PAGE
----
NHL expansion struggles have changed with Vegas and now Seattle

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Updated 9 minutes ago

SEATTLE (AP) – When the NHL ramped up its expansion about 30 years ago, it brought hockey to untapped markets, hot destinations and established a footprint in every corner of North America.

It also created some pretty terrible teams and wins have been tough to come by in places like Tampa Bay, Anaheim, Ottawa, Atlanta and Nashville for several seasons.

“In the past, we were in the era of expansion teams, so when Atlanta came along you didn’t necessarily have to be at your best and still be able to win the game because the team you you playing wasn’t like the Vegas expansion team. They were a real expansion team and they struggled, “recalls former Washington Capitals goalie Olie Kolzig.” You had Columbus when they arrived, you had Minnesota when they arrived, so there were a handful of those nights that (you couldn’t) take off but you knew you didn’t have to be your best. ”

Things have changed.

The NHL reworked its expansion draft rules in 2017 and Vegas toppled the league by becoming the most successful freshman franchise in NHL history, reaching the Stanley Cup Final in the inaugural season of the NHL. Golden Knights.

The same rules are in place, which means the Seattle Kraken franchise is in the same situation when they draft their first team next Wednesday. In theory, Seattle general manager Ron Francis can put a competitive team on the ice right off the bat, just like Vegas.

If only that was the case years ago.

“The hindsight is still 20/20, but I really think the NHL was wrong and how they treated the expansion teams all the way to Vegas,” said Nashville general manager David Poile, who Drafted the Predators’ first roster in 1998. “A lot of times, in my opinion, we haven’t done well with the expansion teams, and we’ve made their journey a lot harder than it should have been. ”

Poile is right. The story of expansion in the NHL is a roller coaster of contractions and offshoring, strange partnerships and ultimately very little early success for most franchises.

Teams often went through multiple iterations of the list before success was achieved. For example, when the New York Islanders began their streak of four straight Stanley Cup titles in the 1979-80 season, there was only one player – the Hall of Fame goalie. Billy Smith – still on their 1972 expansion draft list.

“We were dealing with a lot of older guys who were probably on the phone,” said Carolina general manager Don Waddell, who was the general manager in Atlanta when the Thrashers arrived in 1999. “I think that we only had one guy left over the last couple of years with our expansion draft franchise, which isn’t how you probably hope to start with an expansion draft.

After the expansion rush that began in 1991, no team has risen to success faster than the Florida Panthers, who opened the game in 1993 and reached the Stanley Cup Final in 1996. The Panthers had 10 players from their expansion draft on the roster for the 1996 season, including leading scorer Scott Mellanby, but the roster had been rounded out with draft (Rob Niedermayer) and trades (Robert Svehla and Stu Barnes) .

Ottawa is another example of an expanding franchise that was beaten early but created a foundation that led to 11 straight playoff spots starting in the Senators’ fifth season.

At the other end was Tampa Bay, which spent 10 seasons mostly at the bottom of the standings with just one playoff berth. The Lightning are now the defending champions in a row, with three titles in total, but it took time and investment to finally get there.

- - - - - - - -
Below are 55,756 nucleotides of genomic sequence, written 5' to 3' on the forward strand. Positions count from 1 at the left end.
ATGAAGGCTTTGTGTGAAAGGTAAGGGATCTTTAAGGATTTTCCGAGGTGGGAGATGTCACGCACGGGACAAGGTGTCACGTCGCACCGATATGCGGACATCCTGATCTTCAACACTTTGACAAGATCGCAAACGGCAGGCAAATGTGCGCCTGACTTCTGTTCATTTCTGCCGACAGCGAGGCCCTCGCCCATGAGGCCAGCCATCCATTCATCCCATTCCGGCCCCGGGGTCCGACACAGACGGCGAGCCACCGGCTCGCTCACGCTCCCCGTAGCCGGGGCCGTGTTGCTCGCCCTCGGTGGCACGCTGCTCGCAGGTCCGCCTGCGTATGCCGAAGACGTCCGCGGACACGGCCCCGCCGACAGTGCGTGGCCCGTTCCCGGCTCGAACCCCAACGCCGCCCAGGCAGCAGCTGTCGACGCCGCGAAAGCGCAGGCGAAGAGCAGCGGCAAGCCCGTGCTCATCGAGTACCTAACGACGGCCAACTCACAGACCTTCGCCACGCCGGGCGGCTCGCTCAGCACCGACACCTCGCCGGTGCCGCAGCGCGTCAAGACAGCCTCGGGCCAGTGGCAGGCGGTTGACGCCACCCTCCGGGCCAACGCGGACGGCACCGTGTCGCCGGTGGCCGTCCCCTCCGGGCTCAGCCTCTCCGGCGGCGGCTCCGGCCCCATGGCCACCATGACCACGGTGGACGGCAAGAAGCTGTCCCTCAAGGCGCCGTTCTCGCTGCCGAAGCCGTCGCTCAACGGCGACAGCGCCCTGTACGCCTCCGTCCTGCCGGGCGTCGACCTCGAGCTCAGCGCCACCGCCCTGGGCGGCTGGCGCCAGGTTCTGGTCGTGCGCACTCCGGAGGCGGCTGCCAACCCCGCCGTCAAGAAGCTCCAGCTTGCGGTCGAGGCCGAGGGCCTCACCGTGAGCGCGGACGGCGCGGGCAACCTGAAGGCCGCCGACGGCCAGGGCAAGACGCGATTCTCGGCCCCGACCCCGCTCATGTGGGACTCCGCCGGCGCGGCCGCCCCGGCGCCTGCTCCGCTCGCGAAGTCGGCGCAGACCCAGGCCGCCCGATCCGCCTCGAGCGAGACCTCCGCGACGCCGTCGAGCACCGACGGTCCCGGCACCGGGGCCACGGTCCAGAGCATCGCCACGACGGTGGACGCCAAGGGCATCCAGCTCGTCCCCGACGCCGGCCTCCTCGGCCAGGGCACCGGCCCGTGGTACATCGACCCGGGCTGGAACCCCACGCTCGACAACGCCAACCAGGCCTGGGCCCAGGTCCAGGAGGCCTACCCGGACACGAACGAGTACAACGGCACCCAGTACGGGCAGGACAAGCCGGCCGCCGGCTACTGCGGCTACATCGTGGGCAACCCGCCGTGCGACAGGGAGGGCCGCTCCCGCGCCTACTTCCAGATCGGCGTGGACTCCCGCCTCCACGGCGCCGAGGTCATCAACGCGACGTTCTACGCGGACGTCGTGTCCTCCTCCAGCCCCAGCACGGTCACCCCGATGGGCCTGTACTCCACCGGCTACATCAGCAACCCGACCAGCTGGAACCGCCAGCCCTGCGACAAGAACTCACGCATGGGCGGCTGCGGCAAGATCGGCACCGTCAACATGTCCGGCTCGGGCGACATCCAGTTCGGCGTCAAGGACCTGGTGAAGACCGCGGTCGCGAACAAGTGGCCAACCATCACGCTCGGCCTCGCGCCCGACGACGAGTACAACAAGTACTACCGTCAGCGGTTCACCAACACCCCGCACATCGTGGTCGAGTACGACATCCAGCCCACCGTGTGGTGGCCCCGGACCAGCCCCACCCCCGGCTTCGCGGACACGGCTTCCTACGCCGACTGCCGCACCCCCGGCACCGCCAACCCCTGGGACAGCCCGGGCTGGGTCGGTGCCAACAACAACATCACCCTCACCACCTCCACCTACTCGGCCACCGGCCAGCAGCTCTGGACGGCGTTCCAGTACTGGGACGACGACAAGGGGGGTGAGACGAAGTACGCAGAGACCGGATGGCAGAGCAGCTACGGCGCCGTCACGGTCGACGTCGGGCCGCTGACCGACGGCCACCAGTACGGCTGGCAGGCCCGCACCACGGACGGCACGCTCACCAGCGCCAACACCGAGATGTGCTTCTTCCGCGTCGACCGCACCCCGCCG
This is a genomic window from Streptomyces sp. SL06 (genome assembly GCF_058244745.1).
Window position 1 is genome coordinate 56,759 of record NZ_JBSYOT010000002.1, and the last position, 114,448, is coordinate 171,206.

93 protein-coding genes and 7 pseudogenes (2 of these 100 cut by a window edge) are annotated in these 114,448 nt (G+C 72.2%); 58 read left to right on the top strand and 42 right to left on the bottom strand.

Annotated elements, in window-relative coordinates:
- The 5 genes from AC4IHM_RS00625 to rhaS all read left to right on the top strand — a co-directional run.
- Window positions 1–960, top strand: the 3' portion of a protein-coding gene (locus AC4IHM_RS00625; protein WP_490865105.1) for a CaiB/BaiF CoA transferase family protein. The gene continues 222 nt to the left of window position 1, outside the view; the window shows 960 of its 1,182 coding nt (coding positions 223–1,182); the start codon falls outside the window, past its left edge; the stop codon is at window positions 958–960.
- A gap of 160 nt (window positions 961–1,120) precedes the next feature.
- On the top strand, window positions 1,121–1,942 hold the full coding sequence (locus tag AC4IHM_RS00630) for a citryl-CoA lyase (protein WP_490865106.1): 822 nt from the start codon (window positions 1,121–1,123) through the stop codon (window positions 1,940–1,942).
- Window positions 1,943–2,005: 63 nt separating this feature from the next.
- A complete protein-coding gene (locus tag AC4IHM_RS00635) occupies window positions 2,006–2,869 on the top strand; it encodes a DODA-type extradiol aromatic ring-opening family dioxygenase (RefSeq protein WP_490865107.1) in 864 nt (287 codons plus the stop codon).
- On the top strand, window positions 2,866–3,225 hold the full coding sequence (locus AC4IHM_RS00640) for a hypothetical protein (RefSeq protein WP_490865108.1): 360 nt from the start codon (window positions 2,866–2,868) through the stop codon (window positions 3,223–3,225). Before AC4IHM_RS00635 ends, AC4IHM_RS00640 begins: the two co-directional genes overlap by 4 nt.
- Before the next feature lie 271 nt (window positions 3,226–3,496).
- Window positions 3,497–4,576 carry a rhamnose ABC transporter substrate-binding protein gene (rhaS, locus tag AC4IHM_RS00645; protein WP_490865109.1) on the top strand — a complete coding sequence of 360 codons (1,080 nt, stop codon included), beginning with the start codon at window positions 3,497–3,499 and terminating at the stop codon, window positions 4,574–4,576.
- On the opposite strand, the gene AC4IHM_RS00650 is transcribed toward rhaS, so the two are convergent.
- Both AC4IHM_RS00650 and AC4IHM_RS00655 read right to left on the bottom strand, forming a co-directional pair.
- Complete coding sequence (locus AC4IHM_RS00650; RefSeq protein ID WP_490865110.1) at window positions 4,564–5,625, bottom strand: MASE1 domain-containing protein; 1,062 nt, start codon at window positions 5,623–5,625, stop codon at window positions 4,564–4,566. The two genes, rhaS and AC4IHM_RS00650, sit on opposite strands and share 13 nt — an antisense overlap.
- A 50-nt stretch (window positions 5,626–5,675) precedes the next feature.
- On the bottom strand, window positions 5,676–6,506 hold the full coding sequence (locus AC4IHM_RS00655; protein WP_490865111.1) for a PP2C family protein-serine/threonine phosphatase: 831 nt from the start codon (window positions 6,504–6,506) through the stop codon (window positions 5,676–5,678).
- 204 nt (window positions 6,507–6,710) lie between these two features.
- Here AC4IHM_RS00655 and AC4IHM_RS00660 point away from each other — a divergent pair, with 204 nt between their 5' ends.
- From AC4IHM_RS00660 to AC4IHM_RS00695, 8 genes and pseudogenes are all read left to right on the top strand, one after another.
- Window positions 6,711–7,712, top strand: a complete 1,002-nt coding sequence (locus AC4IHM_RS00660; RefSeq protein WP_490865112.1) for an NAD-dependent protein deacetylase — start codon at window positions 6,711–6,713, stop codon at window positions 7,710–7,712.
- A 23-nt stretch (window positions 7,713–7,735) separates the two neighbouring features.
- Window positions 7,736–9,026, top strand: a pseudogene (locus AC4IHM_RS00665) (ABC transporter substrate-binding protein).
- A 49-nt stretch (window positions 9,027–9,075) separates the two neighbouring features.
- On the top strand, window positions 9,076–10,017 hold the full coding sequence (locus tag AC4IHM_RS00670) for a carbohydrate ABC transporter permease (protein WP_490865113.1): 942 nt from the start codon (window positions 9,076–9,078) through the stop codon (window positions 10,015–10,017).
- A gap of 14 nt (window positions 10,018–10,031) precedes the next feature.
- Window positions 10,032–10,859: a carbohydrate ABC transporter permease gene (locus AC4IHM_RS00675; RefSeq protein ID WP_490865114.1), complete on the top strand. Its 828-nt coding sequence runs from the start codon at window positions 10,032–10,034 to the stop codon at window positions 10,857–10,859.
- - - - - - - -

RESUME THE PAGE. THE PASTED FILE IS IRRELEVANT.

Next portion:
Waddell was long gone from Atlanta by the time the Thrashers reached the playoffs in 2007, their only playoff spot before moving to Winnipeg. It took six seasons for Poile and the Predators to advance to the playoffs.

“Almost philosophically, we drafted a lot of players who we knew wouldn’t be on our squad for more than a few years,” said Poile.

The NHL had a long pause in expansion, but when the Golden Knights arrived, friendlier rules and Vegas front office cunning transformed the expectations of any team going forward. Vegas found ways to capitalize on salary cap issues, stole teams with bloated rosters, and was ready to hire veterans to be strong early on.

“After the fact, the word I used most often to describe the whole process was fascinating,” said Vegas general manager Kelly McCrimmon, who was George McPhee’s deputy general manager during the expansion project. . “It was a fascinating process to be a part of.”

It worked, too: Vegas had 109 points in its first season and 93 in its second – 61.6% of all possible points the Golden Knights could have earned in their first 164 regular-season games. Of the previous nine expansion teams, none have scored more than 83 points (Florida, 1993-94) in either of their first two seasons. San Jose and Ottawa failed to score 40 points in their first two seasons.

Francis knows he needs to find some long-term fundamentals for Seattle, but everything the franchise does in its first year will be compared to Vegas.

Is Seattle young and built? Are they absorbing the wages, making deals, and trying to develop a list that can win right off the bat? It’s a delicate balance, but whatever approach the Kraken takes, NHL members believe that Seattle being competitive – thanks to the rules in place – is the best for the league.

“We got there when the league was paying $ 75 million for a franchise,” Waddell said. “These guys pay $ 650 (millions). So they deserve a better opportunity to build a team. ”

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AP Hockey writer Stephen Whyno and AP Sports writer Aaron Beard contributed to this report.

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More AP NHL: https://apnews.com/hub/NHL and https://twitter.com/AP_Sports



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